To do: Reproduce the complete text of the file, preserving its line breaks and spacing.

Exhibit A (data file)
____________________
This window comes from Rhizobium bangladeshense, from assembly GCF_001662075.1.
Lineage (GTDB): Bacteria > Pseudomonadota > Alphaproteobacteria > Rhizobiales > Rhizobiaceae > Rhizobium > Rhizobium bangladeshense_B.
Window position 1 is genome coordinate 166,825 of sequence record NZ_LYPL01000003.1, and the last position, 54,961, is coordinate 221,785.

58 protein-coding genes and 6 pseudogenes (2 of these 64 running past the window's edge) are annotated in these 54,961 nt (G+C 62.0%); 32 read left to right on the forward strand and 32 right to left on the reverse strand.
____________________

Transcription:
This window comes from Rhizobium bangladeshense, from assembly GCF_001662075.1.
Lineage (GTDB): Bacteria > Pseudomonadota > Alphaproteobacteria > Rhizobiales > Rhizobiaceae > Rhizobium > Rhizobium bangladeshense_B.
Window position 1 is genome coordinate 166,825 of sequence record NZ_LYPL01000003.1, and the last position, 54,961, is coordinate 221,785.

58 protein-coding genes and 6 pseudogenes (2 of these 64 running past the window's edge) are annotated in these 54,961 nt (G+C 62.0%); 32 read left to right on the forward strand and 32 right to left on the reverse strand.